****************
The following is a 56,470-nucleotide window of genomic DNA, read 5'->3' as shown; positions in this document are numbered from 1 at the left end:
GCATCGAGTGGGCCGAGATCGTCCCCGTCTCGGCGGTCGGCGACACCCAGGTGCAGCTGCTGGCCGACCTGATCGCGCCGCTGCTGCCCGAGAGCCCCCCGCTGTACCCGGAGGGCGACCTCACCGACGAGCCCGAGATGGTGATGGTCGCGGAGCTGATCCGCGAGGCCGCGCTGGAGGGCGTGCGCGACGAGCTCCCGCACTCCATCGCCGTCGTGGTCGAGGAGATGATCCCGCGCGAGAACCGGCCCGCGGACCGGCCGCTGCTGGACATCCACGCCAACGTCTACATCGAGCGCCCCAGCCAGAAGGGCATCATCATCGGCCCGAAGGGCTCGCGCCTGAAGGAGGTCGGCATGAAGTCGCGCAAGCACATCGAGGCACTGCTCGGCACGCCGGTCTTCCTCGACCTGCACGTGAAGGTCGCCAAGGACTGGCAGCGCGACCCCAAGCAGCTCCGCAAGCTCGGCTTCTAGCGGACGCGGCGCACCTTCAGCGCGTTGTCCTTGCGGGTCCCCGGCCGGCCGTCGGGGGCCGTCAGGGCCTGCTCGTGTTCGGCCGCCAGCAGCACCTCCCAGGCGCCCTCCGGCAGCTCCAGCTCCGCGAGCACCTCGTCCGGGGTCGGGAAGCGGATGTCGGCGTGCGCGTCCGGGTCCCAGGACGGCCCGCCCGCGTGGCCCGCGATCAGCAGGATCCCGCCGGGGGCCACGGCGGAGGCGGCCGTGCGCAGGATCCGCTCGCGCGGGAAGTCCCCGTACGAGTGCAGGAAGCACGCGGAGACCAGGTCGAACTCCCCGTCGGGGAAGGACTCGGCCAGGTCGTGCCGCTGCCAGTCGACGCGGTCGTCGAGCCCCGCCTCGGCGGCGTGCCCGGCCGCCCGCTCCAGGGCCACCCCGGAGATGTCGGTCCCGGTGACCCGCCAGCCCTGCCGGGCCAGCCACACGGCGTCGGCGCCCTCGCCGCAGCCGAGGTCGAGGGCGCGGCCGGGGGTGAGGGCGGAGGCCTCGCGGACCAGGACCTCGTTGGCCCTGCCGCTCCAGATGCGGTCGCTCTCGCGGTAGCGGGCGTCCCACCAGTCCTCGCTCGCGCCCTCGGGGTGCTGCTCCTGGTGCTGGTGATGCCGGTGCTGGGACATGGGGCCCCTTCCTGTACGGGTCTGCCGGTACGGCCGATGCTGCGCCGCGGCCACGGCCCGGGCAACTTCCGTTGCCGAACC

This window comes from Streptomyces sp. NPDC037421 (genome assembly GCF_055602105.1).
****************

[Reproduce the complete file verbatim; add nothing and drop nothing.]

The following is a 56,470-nucleotide window of genomic DNA, read 5'->3' as shown; positions in this document are numbered from 1 at the left end:
GCATCGAGTGGGCCGAGATCGTCCCCGTCTCGGCGGTCGGCGACACCCAGGTGCAGCTGCTGGCCGACCTGATCGCGCCGCTGCTGCCCGAGAGCCCCCCGCTGTACCCGGAGGGCGACCTCACCGACGAGCCCGAGATGGTGATGGTCGCGGAGCTGATCCGCGAGGCCGCGCTGGAGGGCGTGCGCGACGAGCTCCCGCACTCCATCGCCGTCGTGGTCGAGGAGATGATCCCGCGCGAGAACCGGCCCGCGGACCGGCCGCTGCTGGACATCCACGCCAACGTCTACATCGAGCGCCCCAGCCAGAAGGGCATCATCATCGGCCCGAAGGGCTCGCGCCTGAAGGAGGTCGGCATGAAGTCGCGCAAGCACATCGAGGCACTGCTCGGCACGCCGGTCTTCCTCGACCTGCACGTGAAGGTCGCCAAGGACTGGCAGCGCGACCCCAAGCAGCTCCGCAAGCTCGGCTTCTAGCGGACGCGGCGCACCTTCAGCGCGTTGTCCTTGCGGGTCCCCGGCCGGCCGTCGGGGGCCGTCAGGGCCTGCTCGTGTTCGGCCGCCAGCAGCACCTCCCAGGCGCCCTCCGGCAGCTCCAGCTCCGCGAGCACCTCGTCCGGGGTCGGGAAGCGGATGTCGGCGTGCGCGTCCGGGTCCCAGGACGGCCCGCCCGCGTGGCCCGCGATCAGCAGGATCCCGCCGGGGGCCACGGCGGAGGCGGCCGTGCGCAGGATCCGCTCGCGCGGGAAGTCCCCGTACGAGTGCAGGAAGCACGCGGAGACCAGGTCGAACTCCCCGTCGGGGAAGGACTCGGCCAGGTCGTGCCGCTGCCAGTCGACGCGGTCGTCGAGCCCCGCCTCGGCGGCGTGCCCGGCCGCCCGCTCCAGGGCCACCCCGGAGATGTCGGTCCCGGTGACCCGCCAGCCCTGCCGGGCCAGCCACACGGCGTCGGCGCCCTCGCCGCAGCCGAGGTCGAGGGCGCGGCCGGGGGTGAGGGCGGAGGCCTCGCGGACCAGGACCTCGTTGGCCCTGCCGCTCCAGATGCGGTCGCTCTCGCGGTAGCGGGCGTCCCACCAGTCCTCGCTCGCGCCCTCGGGGTGCTGCTCCTGGTGCTGGTGATGCCGGTGCTGGGACATGGGGCCCCTTCCTGTACGGGTCTGCCGGTACGGCCGATGCTGCGCCGCGGCCACGGCCCGGGCAACTTCCGTTGCCGAACC

This window comes from Streptomyces sp. NPDC037421 (genome assembly GCF_055602105.1).